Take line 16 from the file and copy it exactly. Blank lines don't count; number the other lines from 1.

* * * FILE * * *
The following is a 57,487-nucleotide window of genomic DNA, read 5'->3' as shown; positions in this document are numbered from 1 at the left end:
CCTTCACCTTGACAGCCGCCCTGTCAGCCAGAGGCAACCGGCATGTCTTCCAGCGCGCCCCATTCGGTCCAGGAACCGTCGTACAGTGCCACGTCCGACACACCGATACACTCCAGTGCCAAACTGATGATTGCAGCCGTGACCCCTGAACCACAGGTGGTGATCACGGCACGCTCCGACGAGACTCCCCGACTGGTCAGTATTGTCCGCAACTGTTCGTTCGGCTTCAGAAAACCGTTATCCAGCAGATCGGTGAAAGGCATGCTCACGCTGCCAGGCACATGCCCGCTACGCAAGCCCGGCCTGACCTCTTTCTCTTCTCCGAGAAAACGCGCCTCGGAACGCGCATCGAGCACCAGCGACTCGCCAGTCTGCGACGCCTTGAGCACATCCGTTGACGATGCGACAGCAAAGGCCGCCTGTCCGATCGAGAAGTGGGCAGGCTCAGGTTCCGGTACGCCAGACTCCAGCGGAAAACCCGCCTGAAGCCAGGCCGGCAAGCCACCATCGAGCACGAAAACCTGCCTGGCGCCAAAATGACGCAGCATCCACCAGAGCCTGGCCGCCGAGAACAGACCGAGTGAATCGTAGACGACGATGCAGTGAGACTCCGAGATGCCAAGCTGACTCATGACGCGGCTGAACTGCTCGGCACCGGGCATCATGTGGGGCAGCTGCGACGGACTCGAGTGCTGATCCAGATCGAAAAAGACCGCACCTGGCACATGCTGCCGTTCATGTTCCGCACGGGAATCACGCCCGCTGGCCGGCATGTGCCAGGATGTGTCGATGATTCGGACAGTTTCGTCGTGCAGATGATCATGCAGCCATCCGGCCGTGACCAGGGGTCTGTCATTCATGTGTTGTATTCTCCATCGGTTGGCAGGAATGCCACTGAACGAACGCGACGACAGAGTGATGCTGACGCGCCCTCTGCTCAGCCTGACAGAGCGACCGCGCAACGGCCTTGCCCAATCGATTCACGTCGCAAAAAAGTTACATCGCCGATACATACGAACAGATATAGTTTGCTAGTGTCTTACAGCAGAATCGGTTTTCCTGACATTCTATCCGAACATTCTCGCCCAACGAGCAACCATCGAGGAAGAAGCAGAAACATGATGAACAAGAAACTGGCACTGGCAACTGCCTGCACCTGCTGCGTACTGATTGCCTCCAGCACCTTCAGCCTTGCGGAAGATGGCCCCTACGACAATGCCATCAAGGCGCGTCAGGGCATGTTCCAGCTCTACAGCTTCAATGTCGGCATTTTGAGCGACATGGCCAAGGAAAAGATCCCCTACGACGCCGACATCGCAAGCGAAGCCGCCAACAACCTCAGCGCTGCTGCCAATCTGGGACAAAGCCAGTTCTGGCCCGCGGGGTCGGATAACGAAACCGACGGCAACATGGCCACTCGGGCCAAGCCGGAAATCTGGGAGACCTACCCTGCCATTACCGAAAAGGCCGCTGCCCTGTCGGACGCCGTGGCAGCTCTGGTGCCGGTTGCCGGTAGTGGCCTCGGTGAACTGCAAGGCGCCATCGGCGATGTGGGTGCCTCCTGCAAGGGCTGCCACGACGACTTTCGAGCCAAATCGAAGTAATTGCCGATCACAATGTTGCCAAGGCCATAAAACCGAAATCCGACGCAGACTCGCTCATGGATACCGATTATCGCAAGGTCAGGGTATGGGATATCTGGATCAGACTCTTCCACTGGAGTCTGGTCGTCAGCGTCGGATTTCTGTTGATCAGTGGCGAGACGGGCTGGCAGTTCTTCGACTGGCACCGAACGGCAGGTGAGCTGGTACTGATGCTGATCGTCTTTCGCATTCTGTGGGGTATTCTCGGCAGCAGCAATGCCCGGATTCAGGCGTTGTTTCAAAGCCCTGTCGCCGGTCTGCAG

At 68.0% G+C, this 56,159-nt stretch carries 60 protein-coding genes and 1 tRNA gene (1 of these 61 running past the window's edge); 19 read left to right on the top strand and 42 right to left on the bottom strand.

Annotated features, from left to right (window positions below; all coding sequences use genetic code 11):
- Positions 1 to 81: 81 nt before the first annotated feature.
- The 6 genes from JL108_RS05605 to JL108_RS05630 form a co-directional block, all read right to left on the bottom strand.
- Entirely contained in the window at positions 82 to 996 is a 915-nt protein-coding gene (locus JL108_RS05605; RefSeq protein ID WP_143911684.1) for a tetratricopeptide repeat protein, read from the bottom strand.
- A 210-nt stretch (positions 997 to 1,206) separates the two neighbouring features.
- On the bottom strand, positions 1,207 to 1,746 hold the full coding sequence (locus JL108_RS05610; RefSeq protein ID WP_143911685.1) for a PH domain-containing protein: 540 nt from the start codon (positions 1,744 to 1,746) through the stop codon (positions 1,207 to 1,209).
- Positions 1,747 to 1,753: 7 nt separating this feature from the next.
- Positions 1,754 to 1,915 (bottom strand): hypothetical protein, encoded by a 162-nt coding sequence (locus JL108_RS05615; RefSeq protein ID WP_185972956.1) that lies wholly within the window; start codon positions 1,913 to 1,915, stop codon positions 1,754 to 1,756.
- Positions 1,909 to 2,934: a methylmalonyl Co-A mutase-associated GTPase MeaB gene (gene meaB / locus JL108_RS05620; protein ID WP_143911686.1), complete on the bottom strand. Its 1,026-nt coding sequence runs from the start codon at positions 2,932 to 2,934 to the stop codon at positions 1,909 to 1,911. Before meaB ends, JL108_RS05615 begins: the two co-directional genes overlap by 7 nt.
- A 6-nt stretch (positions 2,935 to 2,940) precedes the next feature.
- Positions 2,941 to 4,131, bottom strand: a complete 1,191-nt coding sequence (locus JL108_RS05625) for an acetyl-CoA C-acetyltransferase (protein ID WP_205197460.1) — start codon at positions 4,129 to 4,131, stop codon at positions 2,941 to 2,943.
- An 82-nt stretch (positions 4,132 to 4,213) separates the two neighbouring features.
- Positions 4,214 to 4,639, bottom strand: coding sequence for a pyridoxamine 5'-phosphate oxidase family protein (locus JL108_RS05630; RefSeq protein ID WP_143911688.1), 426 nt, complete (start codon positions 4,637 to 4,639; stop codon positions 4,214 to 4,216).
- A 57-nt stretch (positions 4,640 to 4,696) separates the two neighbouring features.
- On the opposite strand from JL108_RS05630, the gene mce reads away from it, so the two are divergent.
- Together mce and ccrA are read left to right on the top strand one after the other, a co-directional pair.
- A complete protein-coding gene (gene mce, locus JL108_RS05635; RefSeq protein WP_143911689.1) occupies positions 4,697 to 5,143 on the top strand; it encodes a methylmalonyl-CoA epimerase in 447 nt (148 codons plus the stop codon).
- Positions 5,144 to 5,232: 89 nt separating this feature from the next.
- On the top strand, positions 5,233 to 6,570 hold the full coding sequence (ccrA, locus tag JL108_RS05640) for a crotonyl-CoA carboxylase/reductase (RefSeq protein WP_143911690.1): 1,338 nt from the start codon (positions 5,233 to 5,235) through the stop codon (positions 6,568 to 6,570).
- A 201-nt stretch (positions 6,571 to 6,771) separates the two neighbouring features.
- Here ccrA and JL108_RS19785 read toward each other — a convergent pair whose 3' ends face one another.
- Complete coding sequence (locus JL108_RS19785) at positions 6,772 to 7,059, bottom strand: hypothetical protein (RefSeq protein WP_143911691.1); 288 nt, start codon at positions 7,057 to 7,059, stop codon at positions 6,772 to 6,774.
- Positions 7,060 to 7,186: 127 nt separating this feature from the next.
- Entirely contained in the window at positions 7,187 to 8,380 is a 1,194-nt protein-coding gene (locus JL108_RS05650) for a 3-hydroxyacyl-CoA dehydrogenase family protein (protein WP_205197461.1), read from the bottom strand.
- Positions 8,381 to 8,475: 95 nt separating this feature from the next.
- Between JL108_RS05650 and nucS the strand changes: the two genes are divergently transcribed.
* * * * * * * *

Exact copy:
- Positions 4,214 to 4,639, bottom strand: coding sequence for a pyridoxamine 5'-phosphate oxidase family protein (locus JL108_RS05630; RefSeq protein ID WP_143911688.1), 426 nt, complete (start codon positions 4,637 to 4,639; stop codon positions 4,214 to 4,216).